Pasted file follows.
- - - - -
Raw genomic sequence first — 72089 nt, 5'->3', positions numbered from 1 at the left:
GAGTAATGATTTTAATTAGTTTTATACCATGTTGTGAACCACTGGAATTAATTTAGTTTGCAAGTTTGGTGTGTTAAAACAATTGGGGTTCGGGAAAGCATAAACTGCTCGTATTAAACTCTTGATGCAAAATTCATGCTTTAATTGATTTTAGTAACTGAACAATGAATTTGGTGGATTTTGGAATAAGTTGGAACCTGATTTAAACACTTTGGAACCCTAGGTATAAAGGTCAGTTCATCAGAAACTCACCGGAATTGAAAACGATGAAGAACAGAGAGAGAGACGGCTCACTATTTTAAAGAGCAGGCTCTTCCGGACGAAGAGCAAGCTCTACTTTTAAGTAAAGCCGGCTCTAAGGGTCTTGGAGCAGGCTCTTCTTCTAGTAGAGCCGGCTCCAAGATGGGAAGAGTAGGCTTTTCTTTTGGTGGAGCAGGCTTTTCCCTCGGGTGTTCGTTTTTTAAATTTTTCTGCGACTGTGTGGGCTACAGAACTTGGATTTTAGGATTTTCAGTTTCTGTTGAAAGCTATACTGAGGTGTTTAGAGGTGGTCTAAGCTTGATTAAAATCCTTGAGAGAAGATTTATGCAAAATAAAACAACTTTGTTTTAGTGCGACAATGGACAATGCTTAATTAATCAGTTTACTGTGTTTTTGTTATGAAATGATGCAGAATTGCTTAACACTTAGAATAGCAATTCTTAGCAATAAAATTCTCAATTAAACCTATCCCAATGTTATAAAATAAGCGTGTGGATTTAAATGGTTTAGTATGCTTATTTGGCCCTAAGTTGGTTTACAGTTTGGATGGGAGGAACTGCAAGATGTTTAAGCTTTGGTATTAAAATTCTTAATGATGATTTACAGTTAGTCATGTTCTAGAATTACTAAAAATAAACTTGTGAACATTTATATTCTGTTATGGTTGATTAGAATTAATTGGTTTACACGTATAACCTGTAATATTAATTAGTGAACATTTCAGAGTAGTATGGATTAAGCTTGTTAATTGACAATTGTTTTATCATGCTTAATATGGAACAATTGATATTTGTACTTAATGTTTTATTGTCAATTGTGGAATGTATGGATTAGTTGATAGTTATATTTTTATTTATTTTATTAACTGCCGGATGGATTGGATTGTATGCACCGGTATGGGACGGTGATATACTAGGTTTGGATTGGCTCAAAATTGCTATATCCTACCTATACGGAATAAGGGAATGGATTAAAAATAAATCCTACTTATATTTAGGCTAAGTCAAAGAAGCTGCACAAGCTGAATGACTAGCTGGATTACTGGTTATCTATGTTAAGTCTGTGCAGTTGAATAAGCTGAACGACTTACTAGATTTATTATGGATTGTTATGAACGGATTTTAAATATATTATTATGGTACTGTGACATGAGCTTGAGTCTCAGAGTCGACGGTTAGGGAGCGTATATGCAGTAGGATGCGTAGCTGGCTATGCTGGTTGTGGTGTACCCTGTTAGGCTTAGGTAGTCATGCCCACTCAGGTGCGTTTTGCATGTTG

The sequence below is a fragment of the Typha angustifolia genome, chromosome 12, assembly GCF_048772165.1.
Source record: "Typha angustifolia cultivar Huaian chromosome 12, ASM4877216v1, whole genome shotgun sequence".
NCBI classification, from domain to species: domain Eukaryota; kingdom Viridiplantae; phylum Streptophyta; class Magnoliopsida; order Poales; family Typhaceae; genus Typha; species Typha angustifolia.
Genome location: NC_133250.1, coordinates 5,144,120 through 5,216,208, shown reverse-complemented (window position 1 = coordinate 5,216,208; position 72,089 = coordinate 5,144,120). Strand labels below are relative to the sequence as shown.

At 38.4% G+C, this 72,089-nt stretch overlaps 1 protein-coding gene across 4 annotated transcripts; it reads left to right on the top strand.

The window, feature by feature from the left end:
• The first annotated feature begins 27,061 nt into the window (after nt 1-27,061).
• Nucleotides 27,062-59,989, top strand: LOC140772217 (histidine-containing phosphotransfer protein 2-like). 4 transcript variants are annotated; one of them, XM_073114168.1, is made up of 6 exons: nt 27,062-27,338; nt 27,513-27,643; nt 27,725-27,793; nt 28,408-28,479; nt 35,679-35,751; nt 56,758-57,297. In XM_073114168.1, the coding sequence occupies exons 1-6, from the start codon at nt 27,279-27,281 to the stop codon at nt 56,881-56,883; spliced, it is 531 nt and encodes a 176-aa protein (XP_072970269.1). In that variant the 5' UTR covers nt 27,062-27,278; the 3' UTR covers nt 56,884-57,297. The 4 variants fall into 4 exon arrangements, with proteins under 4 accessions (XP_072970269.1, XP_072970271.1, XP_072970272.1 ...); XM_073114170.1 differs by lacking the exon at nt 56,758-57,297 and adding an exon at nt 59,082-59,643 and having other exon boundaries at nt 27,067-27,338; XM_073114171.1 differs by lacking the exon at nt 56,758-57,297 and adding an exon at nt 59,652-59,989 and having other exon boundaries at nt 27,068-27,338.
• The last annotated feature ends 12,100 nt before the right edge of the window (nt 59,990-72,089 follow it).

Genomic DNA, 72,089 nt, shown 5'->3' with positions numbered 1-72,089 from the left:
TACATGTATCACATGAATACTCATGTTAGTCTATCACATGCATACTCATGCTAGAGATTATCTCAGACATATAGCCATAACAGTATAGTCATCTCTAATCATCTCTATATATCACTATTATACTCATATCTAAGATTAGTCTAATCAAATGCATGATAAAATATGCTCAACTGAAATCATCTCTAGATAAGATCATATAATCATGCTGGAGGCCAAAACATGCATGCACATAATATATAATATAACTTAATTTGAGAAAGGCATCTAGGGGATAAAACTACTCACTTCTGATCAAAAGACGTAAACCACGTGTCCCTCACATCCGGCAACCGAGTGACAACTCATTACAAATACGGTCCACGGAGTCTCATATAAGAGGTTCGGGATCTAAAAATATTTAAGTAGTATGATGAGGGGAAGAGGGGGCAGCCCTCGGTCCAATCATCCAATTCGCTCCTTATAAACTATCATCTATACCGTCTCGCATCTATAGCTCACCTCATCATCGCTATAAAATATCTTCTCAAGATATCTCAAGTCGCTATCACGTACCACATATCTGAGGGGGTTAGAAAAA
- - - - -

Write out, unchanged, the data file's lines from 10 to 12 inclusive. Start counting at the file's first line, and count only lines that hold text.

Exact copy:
• Nucleotides 27,062-59,989, top strand: LOC140772217 (histidine-containing phosphotransfer protein 2-like). 4 transcript variants are annotated; one of them, XM_073114168.1, is made up of 6 exons: nt 27,062-27,338; nt 27,513-27,643; nt 27,725-27,793; nt 28,408-28,479; nt 35,679-35,751; nt 56,758-57,297. In XM_073114168.1, the coding sequence occupies exons 1-6, from the start codon at nt 27,279-27,281 to the stop codon at nt 56,881-56,883; spliced, it is 531 nt and encodes a 176-aa protein (XP_072970269.1). In that variant the 5' UTR covers nt 27,062-27,278; the 3' UTR covers nt 56,884-57,297. The 4 variants fall into 4 exon arrangements, with proteins under 4 accessions (XP_072970269.1, XP_072970271.1, XP_072970272.1 ...); XM_073114170.1 differs by lacking the exon at nt 56,758-57,297 and adding an exon at nt 59,082-59,643 and having other exon boundaries at nt 27,067-27,338; XM_073114171.1 differs by lacking the exon at nt 56,758-57,297 and adding an exon at nt 59,652-59,989 and having other exon boundaries at nt 27,068-27,338.
• The last annotated feature ends 12,100 nt before the right edge of the window (nt 59,990-72,089 follow it).

Genomic DNA, 72,089 nt, shown 5'->3' with positions numbered 1-72,089 from the left: